Desiccation resistance

Under extreme dry conditions (RH ~30%) we found high mass-specific water loss at each investigated species (Figure 1). The specimens which died during the experiment lost significantly more water than the surviving ones (Figure 2). Protracheoniscus politus had the highest and A. vulgare had the lowest water loss (P. politus > O. planum > C. convexus > T. rathkii > P. pruinosus > A. vulgare). The ANOVA showed that A. vulgare lost significantly less water than the other species (p < 0.001; F value: 30.72). Mortality appeared in each species group except A. vulgare (P. politus – 100%, P. pruinosus – 80%, C. convexus – 65%, O. planum – 60%, T. rathkii – 25%).

Figure 1. 

Mass-specific water loss of the survived individuals (*all individuals died) at three different relative humidity values (white: ~30%, medium gray: ~75%, dark grey: ~100%). The experiment took 6 hours. [Measures: median ± first quartile and max/min; species initials: P. politusProtracheoniscus politus, O. planumOrthometopon planum, C. convexusCylisticus convexus, T. rathkiiTrachelipus rathkii, P.pruinosusPorcellionides pruinosus, A. vulgareArmadillidium vulgare].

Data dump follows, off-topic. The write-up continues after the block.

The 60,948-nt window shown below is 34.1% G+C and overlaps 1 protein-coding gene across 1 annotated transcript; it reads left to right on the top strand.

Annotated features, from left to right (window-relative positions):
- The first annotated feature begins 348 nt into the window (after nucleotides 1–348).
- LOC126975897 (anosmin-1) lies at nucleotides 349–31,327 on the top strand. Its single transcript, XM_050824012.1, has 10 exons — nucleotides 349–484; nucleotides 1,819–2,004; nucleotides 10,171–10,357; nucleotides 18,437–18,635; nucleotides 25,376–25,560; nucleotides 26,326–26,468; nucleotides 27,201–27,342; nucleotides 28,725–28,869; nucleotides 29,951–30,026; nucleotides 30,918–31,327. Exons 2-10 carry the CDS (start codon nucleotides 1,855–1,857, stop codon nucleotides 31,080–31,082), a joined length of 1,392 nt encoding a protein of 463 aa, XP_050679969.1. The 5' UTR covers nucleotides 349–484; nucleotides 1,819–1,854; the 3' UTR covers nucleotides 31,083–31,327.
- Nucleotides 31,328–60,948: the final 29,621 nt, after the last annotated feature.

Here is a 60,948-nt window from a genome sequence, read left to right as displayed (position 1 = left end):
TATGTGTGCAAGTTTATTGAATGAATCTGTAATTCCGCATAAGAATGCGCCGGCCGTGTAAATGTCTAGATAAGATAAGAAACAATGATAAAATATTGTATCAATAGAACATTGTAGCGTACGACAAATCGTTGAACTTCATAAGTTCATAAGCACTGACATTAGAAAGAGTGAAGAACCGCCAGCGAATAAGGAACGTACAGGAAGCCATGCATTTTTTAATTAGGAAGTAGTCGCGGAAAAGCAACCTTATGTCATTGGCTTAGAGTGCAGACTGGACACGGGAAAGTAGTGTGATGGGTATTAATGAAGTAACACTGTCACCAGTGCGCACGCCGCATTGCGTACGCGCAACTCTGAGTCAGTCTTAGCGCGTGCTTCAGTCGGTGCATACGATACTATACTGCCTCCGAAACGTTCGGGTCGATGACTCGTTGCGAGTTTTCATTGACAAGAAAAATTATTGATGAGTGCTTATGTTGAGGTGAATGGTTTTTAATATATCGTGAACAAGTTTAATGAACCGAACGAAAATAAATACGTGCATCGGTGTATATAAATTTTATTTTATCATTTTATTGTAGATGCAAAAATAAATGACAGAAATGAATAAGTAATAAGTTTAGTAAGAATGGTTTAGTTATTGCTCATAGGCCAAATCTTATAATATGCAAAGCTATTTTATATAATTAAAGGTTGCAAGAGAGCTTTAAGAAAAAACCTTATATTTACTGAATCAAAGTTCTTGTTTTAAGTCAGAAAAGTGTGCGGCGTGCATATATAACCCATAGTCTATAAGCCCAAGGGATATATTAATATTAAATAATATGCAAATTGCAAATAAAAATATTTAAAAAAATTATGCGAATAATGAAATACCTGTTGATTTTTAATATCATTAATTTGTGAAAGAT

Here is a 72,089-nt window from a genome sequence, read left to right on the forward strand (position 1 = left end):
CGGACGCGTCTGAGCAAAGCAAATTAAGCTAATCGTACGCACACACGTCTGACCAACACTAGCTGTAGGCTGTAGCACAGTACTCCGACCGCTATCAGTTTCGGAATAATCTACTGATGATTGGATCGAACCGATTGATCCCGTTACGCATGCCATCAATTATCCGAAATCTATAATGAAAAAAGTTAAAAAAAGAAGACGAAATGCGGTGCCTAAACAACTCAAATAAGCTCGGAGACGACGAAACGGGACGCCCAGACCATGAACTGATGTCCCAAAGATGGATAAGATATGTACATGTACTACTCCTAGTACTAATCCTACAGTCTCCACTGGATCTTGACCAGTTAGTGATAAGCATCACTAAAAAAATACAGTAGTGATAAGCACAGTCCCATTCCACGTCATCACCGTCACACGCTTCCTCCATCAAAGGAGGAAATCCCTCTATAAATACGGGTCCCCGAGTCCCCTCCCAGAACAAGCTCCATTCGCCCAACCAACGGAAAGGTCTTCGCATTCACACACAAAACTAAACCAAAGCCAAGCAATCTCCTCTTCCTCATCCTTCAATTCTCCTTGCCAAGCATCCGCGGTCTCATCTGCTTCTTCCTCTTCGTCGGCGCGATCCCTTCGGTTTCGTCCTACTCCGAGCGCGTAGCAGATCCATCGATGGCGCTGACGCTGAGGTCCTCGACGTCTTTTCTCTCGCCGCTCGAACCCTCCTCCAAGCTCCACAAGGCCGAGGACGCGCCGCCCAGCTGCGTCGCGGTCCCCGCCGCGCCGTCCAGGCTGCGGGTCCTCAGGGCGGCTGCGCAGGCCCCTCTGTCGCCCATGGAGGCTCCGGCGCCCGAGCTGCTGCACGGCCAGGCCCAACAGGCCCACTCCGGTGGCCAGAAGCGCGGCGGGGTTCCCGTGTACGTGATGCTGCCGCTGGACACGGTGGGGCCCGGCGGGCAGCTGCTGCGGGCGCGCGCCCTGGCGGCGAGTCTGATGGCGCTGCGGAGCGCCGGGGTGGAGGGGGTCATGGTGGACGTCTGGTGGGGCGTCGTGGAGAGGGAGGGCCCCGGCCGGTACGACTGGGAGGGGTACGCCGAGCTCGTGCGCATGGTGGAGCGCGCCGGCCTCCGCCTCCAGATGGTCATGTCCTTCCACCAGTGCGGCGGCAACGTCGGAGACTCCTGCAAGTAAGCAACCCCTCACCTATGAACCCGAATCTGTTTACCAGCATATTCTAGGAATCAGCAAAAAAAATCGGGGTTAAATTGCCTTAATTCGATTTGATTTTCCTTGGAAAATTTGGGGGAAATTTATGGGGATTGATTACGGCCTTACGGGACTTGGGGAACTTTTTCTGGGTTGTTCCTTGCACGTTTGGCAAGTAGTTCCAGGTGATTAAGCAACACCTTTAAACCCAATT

Figure 2. 

Mass-specific water loss at ~30% relative humidity. s – surviving individuals, d – dead individuals. [Measures: median ± first quartile and max/min (species names as in Figure 1)].

At 75% relative humidity, the mass-specific water loss rates decreased in the order: C. convexus > P. pruinosus > O. planum > P. politus > T. rathkii > A. vulgare (Figure 1). Water loss differed significantly between A. vulgare and the other studied species groups (p < 0.001; F value: 30.98). Besides that, T. rathkii lost significantly less water than C. convexus, O. planum and P. pruinosus. Mortality was seen only in P. pruinosus (10%).

We detected the lowest water loss (Figure 1) without significant interspecific differences at the highest humidity level (~100%) (C. convexus > T. rathkii > P. politus > A. vulgare > O. planum > P. pruinosus). The mass-specific water loss showed negative correlation with the initial weight (correlation coefficient (R): -0.2663) and the tergal cuticle thickness (R: -0.3067). The thicker epi- (R: -0.2866) and procuticle (R: -0.3261) decreased the mass-specific water loss.

Within the genus Armadillidium, A. vulgare had the lowest and A. zenckeri had the highest water loss rates at 30% RH (Figure 3). Difference between A. nasatum and A. versicolor was not significant (p=0.16; F value: 23.21). Mortality occured in A. zenckeri (30%) and A. nasatum (10%).

Figure 3.